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Recording Your PowerPoint Presentation

By: Daniel Park

Page 1 of 3

Date Created: August 1st 2006
Last Updated: February 26th 2009

This book extract is from Camtasia Studio 3: The Definitive Guide, a book that provides extensive usage ideas on using TechSmith's Camtasia product.

Daniel Park, the author runs dappertext LLC, a firm that creates training and marketing content with Camtasia Studio.

I wish to thank Daniel Park, and Tim McEvoy of Wordware Publishing Inc. for facilitating the permission to extract.

ISBN: 1598220004

Why Record Your PowerPoint Presentations?
Camtasia Studio Add-In Toolbar

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When it comes to sharing information with customers, clients, and colleagues, Microsoft PowerPoint has been the number one application for over a decade. While terrific for in-person demonstrations, PowerPoint does leave something to be desired when trying to package your presentation for viewing when you may not be there. That’s why Camtasia Studio has been so popular with PowerPoint gurus all over the world. With the release of version 2.1, Camtasia Studio added a special add-in module to Microsoft PowerPoint* that allowed users to record their presentations without ever starting up the Recorder. The add-in sits right in your PowerPoint toolbar, always at the ready, and offers much (but not all) of the functionality of the Camtasia Recorder.

Camtasia Toolbar
The Camtasia Studio Add-in for PowerPoint.

In addition to recording the presentation window, this add-in can also
import the recorded presentation directly into Camtasia Studio, complete
with markers for each slide. These markers are automatically titled using titles from the presentation, and are ideal for quickly setting up a table of contents for use in exporting to the web.

* The instructions in this chapter are specific to PowerPoint 2003, but other versions should work similarly. The Camtasia Studio Add-in supports PowerPoint 2000, XP, and later.


Why Record Your PowerPoint Presentations?

You may be thinking, “My PowerPoint presentations can already be viewed by other people, online or off. Why in the world would I want to convert it to a Camtasia Studio recording? That sounds like a lot of effort.” Good question. To answer it, let’s discuss some of the things a video can offer that a standard PowerPoint presentation cannot.

Almost as Good as Being There

For every person who attends your live presentation, 30 or more people may end up viewing it in archived form. Will those people receive the same benefit when paging through your PowerPoint file after the fact? Will this presentation contain your narration, your ink comments, even your face? I know that when looking over a PowerPoint file from a presentation I wasn’t able to attend, I simply couldn’t shake the feeling that I was viewing a “ghost” of a presentation. Yes, I had the raw slide data, possibly even some notes if the presenter was diligent. But without the presenter to guide me through the content, I got lost very quickly. Imagine if you could take the “live-ness” of your PowerPoint file and preserve it as part of your presentation. With Camtasia Studio, you can do just that.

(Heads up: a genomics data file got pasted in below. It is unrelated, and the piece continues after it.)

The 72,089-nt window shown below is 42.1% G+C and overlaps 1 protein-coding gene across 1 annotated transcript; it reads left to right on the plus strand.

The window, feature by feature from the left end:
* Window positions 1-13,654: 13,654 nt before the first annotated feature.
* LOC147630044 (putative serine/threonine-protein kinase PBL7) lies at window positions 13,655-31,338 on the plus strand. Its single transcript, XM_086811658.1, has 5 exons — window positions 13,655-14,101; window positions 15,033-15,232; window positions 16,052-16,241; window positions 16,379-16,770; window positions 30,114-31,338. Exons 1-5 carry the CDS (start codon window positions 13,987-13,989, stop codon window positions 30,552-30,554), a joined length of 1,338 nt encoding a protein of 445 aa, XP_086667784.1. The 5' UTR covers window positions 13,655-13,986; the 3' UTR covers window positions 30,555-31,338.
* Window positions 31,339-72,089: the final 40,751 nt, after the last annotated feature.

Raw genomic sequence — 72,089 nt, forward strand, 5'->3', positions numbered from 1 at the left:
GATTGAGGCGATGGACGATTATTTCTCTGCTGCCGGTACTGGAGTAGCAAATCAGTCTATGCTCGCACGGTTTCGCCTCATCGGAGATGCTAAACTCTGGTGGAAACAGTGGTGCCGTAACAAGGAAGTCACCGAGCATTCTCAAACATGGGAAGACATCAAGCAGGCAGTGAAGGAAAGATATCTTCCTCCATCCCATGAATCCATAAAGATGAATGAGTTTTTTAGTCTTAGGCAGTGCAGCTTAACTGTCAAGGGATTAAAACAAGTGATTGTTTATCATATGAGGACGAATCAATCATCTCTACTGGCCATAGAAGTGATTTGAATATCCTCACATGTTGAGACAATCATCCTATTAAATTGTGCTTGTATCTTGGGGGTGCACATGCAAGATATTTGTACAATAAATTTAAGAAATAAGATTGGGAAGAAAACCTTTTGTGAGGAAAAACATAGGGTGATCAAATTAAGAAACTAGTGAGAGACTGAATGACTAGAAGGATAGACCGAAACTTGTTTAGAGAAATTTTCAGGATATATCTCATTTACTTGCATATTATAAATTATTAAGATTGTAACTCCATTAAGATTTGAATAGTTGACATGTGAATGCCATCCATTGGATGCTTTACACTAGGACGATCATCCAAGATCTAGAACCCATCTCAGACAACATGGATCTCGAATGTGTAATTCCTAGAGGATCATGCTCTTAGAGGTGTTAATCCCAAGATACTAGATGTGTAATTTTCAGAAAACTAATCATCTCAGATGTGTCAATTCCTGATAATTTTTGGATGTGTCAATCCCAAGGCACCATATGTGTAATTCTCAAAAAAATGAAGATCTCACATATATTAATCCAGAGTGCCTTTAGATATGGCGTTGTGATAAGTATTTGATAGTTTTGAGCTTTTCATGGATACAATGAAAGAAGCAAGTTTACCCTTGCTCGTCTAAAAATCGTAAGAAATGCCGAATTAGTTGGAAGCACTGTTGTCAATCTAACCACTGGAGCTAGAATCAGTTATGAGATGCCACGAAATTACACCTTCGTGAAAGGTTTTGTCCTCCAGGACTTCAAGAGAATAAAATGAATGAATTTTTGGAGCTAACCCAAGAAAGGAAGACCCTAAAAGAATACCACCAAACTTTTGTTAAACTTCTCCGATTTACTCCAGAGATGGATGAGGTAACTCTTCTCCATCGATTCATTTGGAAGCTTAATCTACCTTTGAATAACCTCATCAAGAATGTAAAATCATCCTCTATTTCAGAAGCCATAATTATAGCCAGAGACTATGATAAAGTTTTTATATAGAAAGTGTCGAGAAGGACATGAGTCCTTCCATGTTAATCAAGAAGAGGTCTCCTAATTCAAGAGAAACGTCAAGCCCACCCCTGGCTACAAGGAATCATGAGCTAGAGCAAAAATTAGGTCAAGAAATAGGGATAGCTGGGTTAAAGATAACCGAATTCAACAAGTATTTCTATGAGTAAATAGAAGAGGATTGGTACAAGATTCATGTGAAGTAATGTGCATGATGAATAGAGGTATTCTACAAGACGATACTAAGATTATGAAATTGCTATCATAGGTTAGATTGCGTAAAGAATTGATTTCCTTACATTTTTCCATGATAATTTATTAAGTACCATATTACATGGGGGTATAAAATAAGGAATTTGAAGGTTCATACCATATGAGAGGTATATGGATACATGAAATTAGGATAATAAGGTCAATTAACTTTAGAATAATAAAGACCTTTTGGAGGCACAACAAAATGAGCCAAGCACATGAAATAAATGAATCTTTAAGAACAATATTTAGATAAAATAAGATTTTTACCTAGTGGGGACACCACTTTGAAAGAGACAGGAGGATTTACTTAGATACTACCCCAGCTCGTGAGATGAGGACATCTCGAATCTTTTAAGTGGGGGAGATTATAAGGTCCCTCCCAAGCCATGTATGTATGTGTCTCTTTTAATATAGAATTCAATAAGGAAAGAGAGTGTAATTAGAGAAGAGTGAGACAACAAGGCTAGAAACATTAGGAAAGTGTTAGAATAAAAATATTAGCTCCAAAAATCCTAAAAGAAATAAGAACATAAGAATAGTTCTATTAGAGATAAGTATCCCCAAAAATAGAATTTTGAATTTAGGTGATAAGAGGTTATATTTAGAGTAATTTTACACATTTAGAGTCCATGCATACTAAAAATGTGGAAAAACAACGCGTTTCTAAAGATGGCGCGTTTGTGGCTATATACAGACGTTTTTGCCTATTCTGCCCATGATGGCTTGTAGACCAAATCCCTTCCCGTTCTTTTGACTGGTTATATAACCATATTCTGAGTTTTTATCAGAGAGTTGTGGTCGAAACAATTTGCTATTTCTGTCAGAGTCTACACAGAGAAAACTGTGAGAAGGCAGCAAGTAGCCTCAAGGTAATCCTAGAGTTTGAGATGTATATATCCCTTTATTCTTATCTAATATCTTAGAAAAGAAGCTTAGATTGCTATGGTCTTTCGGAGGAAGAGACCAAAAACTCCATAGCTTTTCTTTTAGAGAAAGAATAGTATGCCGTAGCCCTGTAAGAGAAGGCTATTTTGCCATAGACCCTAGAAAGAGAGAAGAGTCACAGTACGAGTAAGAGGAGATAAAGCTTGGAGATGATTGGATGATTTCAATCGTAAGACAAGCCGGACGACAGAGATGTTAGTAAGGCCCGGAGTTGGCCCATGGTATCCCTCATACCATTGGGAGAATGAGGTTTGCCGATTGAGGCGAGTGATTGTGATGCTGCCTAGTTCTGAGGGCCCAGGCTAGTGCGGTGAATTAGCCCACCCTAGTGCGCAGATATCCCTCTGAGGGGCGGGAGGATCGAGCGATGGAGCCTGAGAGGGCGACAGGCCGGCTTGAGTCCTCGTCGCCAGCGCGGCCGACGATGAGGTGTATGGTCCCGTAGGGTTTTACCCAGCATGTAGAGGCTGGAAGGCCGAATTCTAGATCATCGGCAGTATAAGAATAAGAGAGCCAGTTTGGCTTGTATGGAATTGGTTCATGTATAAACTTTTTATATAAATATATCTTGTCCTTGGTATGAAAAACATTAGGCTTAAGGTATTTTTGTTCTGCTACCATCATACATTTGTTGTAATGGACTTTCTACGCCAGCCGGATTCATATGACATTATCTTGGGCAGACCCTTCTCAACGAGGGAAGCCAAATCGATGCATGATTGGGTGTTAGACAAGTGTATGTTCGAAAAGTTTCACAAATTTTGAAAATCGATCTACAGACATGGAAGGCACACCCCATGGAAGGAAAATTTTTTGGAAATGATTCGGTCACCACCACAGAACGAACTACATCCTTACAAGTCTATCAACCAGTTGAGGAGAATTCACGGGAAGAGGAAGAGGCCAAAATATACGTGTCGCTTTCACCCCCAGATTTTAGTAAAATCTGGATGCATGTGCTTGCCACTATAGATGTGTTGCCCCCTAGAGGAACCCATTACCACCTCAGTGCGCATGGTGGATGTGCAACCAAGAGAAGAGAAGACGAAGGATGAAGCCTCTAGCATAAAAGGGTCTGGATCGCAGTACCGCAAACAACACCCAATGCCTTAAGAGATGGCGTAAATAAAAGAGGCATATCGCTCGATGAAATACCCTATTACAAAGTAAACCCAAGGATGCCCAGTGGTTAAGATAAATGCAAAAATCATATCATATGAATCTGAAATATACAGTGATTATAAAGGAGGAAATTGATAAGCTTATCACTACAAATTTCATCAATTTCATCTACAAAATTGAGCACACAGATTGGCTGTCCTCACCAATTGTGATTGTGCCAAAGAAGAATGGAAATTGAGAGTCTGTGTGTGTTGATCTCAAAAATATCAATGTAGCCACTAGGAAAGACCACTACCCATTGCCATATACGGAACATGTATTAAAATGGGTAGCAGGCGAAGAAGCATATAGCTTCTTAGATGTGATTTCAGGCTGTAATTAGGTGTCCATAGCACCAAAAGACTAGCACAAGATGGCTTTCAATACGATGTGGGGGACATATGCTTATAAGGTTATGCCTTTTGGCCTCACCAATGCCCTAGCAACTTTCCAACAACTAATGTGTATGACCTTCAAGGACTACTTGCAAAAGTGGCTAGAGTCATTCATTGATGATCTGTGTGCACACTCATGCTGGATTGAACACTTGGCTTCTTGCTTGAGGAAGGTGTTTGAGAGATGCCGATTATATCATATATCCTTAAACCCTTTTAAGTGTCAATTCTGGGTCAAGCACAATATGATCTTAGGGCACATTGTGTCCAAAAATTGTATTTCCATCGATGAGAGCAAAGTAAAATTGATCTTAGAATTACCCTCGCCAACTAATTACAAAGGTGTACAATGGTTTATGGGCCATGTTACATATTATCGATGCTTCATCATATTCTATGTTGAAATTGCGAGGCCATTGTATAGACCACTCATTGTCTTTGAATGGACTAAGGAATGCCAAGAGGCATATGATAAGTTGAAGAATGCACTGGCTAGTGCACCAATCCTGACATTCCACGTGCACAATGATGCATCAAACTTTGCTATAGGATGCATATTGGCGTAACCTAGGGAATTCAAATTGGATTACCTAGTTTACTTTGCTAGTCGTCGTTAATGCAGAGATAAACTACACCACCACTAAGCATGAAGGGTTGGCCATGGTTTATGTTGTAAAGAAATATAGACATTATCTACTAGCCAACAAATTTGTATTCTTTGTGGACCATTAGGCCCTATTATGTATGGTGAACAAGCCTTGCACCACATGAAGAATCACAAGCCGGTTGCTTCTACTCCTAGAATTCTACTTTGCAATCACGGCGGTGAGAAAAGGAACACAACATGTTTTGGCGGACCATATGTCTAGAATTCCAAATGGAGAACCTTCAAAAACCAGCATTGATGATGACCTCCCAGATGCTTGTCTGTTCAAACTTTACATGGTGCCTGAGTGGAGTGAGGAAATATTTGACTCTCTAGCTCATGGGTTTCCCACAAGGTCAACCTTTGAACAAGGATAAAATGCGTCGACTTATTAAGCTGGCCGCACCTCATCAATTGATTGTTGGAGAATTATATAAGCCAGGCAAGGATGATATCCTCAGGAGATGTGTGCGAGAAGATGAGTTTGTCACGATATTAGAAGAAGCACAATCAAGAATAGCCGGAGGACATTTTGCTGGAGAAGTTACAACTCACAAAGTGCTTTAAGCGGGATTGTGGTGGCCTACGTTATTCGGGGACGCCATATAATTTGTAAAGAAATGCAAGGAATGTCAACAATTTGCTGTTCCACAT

Audio and Video

While PowerPoint does allow you to add audio narration to your slides, it does not let you use audio codecs to compress your narration, so a lengthy presentation can get quite unwieldy. Also, PowerPoint does not allow you to include a video of yourself. With the new camera video options in Camtasia Studio 3, you can actually film yourself giving the presentation. This video is placed in a small video window, either inside the video window itself (picture-in-picture) or in a special side-by-side format. This second video stream is perfectly synced to your screen video. In addition to being a great supplement to your archived presentation, the camera video can also serve as a rehearsal tool. Just hit Record, practice your presentation, and then you can analyze your presentation style, timing, and appearance.

Ink Comments

One of the great features of PowerPoint is the ability to take your mouse and scribble all over your presentation to draw attention to certain points, something now made even easier with the use of a Tablet PC. The problem is that once your presentation is over, you either have to discard them or (provided you have a more recent version of Microsoft Office) save them as static drawings within your presentation, thus making your slides look cluttered and ugly. But when you record the presentation with the Camtasia Recorder, the actual animation of drawing those images is preserved with the Ink Comments feature. Just as if you were there.